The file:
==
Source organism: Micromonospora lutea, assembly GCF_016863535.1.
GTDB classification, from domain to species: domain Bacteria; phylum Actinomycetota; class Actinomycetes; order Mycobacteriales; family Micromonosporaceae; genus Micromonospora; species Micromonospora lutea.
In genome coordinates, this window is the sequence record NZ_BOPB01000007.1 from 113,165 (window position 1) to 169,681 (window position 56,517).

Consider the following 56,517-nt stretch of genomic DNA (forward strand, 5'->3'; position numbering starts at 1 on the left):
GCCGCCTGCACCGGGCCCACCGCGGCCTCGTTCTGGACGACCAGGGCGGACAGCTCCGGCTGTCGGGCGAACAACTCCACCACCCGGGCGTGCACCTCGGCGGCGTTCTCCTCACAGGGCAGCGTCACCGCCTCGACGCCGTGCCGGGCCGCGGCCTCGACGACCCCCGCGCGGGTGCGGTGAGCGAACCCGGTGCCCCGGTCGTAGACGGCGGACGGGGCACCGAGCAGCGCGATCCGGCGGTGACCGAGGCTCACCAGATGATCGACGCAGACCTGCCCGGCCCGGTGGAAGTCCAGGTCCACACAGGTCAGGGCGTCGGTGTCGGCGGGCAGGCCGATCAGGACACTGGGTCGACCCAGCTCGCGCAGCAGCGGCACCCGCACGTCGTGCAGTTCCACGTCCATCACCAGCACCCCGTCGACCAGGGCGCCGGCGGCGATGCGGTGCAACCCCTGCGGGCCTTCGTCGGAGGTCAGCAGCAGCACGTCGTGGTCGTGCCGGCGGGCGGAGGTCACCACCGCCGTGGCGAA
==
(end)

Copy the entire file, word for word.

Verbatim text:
Source organism: Micromonospora lutea, assembly GCF_016863535.1.
GTDB classification, from domain to species: domain Bacteria; phylum Actinomycetota; class Actinomycetes; order Mycobacteriales; family Micromonosporaceae; genus Micromonospora; species Micromonospora lutea.
In genome coordinates, this window is the sequence record NZ_BOPB01000007.1 from 113,165 (window position 1) to 169,681 (window position 56,517).

Consider the following 56,517-nt stretch of genomic DNA (forward strand, 5'->3'; position numbering starts at 1 on the left):
GCCGCCTGCACCGGGCCCACCGCGGCCTCGTTCTGGACGACCAGGGCGGACAGCTCCGGCTGTCGGGCGAACAACTCCACCACCCGGGCGTGCACCTCGGCGGCGTTCTCCTCACAGGGCAGCGTCACCGCCTCGACGCCGTGCCGGGCCGCGGCCTCGACGACCCCCGCGCGGGTGCGGTGAGCGAACCCGGTGCCCCGGTCGTAGACGGCGGACGGGGCACCGAGCAGCGCGATCCGGCGGTGACCGAGGCTCACCAGATGATCGACGCAGACCTGCCCGGCCCGGTGGAAGTCCAGGTCCACACAGGTCAGGGCGTCGGTGTCGGCGGGCAGGCCGATCAGGACACTGGGTCGACCCAGCTCGCGCAGCAGCGGCACCCGCACGTCGTGCAGTTCCACGTCCATCACCAGCACCCCGTCGACCAGGGCGCCGGCGGCGATGCGGTGCAACCCCTGCGGGCCTTCGTCGGAGGTCAGCAGCAGCACGTCGTGGTCGTGCCGGCGGGCGGAGGTCACCACCGCCGTGGCGAA